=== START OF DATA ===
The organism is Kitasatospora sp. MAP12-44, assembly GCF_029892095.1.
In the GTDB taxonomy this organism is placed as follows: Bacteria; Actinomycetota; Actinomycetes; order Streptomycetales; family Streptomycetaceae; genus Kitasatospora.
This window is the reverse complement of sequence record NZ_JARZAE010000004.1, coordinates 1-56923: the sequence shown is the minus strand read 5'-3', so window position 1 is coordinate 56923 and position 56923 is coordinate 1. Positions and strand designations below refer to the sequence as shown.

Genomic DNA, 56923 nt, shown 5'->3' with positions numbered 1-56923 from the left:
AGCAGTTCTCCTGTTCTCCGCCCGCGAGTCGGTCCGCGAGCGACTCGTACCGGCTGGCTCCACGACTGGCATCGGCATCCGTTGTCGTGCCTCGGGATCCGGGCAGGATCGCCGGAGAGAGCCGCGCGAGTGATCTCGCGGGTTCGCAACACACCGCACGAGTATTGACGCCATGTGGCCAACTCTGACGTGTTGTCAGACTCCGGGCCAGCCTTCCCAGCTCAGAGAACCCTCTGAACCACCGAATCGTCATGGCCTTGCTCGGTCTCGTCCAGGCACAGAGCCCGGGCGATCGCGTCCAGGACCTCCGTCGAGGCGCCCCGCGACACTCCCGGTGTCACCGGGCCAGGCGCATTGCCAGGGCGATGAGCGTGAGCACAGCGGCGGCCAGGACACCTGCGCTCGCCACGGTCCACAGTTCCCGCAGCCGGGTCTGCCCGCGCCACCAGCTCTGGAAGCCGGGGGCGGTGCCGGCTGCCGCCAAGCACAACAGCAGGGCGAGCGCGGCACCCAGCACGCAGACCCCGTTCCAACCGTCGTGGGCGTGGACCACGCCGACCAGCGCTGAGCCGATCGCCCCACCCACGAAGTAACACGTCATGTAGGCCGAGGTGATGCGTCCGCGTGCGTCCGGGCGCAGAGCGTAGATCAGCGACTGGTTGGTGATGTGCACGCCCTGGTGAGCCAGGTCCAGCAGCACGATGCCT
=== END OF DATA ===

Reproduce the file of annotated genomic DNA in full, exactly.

The organism is Kitasatospora sp. MAP12-44, assembly GCF_029892095.1.
In the GTDB taxonomy this organism is placed as follows: Bacteria; Actinomycetota; Actinomycetes; order Streptomycetales; family Streptomycetaceae; genus Kitasatospora.
This window is the reverse complement of sequence record NZ_JARZAE010000004.1, coordinates 1-56923: the sequence shown is the minus strand read 5'-3', so window position 1 is coordinate 56923 and position 56923 is coordinate 1. Positions and strand designations below refer to the sequence as shown.

Genomic DNA, 56923 nt, shown 5'->3' with positions numbered 1-56923 from the left:
AGCAGTTCTCCTGTTCTCCGCCCGCGAGTCGGTCCGCGAGCGACTCGTACCGGCTGGCTCCACGACTGGCATCGGCATCCGTTGTCGTGCCTCGGGATCCGGGCAGGATCGCCGGAGAGAGCCGCGCGAGTGATCTCGCGGGTTCGCAACACACCGCACGAGTATTGACGCCATGTGGCCAACTCTGACGTGTTGTCAGACTCCGGGCCAGCCTTCCCAGCTCAGAGAACCCTCTGAACCACCGAATCGTCATGGCCTTGCTCGGTCTCGTCCAGGCACAGAGCCCGGGCGATCGCGTCCAGGACCTCCGTCGAGGCGCCCCGCGACACTCCCGGTGTCACCGGGCCAGGCGCATTGCCAGGGCGATGAGCGTGAGCACAGCGGCGGCCAGGACACCTGCGCTCGCCACGGTCCACAGTTCCCGCAGCCGGGTCTGCCCGCGCCACCAGCTCTGGAAGCCGGGGGCGGTGCCGGCTGCCGCCAAGCACAACAGCAGGGCGAGCGCGGCACCCAGCACGCAGACCCCGTTCCAACCGTCGTGGGCGTGGACCACGCCGACCAGCGCTGAGCCGATCGCCCCACCCACGAAGTAACACGTCATGTAGGCCGAGGTGATGCGTCCGCGTGCGTCCGGGCGCAGAGCGTAGATCAGCGACTGGTTGGTGATGTGCACGCCCTGGTGAGCCAGGTCCAGCAGCACGATGCCT